Interestingly, as I was coming in here, I found a document stamped ‘Top secret One Nation’ on the top. I was very surprised because it’s a bit like dynamite, and, when I read it, it turns out that this document is actually a list of proposed Senate inquiries that One Nation are going to push for in the future. I thought I’d share some of these potential Senate inquiries that One Nation want to pursue. First on this top-secret document is a Senate inquiry into why one sock seems to go missing when you do the laundry. That would be a critical matter for this chamber to inquire into. The second is a senate inquiry into whether Elvis is alive and perhaps living in a small village in regional Serbia. The third is a barbecue stopper, a senate inquiry into how they just made Maxibons smaller but are still charging the same price for them—Senator Roberts, I look forward to that one. Then there’s a Senate inquiry into ‘how there are like 14 different streaming services, but you still can’t find some movies on any of them’. That should be an absolute beauty, Senator Roberts. This one I think is possibly the most critical of them all, and I do thank Senator Roberts for bringing this one forward: a Senate inquiry into why you need scissors to open a packet of scissors. That one, is an absolute ripper and I look forward—
The ACTING DEPUTY PRESIDENT: Senator O’Sullivan, on a point of order?
Senator O’Sullivan: The senator is reading out a list. I’m wondering if he could table that, please.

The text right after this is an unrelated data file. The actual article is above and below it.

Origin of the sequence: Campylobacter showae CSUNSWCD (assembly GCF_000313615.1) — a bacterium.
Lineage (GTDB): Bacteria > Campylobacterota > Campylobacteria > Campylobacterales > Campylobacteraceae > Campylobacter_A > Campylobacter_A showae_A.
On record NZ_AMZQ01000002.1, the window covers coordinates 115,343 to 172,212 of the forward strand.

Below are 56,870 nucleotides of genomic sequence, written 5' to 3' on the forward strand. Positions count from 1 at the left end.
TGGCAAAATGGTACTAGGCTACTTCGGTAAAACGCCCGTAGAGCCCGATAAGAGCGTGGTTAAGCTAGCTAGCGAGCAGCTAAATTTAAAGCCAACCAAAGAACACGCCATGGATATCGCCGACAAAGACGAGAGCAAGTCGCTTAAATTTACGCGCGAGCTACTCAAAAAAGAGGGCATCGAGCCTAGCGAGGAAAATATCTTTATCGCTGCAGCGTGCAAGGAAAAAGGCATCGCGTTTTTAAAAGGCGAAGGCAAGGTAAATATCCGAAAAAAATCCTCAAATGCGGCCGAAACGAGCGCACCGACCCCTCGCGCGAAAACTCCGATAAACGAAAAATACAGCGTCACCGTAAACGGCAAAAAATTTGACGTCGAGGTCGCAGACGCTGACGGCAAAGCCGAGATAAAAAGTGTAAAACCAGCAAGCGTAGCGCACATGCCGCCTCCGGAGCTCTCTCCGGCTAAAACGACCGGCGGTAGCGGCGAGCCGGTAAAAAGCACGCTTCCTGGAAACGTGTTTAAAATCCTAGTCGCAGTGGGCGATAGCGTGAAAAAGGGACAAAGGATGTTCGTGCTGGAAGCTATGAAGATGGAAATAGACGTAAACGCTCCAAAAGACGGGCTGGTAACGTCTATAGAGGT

The ACTING DEPUTY PRESIDENT: McKim, would you like to table it?
Senator McKIM: I thank the senator for the invitation, but I don’t think it would be fair of me to table a topsecret list of One Nation’s proposed Senate inquiries. The last one on the list, which I think actually the Liberal and National senators could be very constructive members of, is an inquiry into the question: why do you have to have a go to get a go? That one is a critical inquiry in Australian politics, and I thank One Nation for bringing these absolutely amazing proposals before the Senate. As I said at the start of my speech, what we’ve really found out today is that cookers are actually going to cook despite what sensible people in the Senate have got to say.
What I want to say in closing is that the COVID-19 pandemic has of course presented us with many challenges, but one of the big opportunities that it has presented us all with is an opportunity to reflect on the state of our society, the state of our government and the state of our economy. It has shown us where we need to improve, where we need to invest, the regulatory frameworks that are missing and those that need to be beefed up. Ultimately, it’s given us an opportunity to learn a giant lesson about how we need to change as a society and how politics needs to change in this country to make sure that we do much more to look after people and support people who are ill.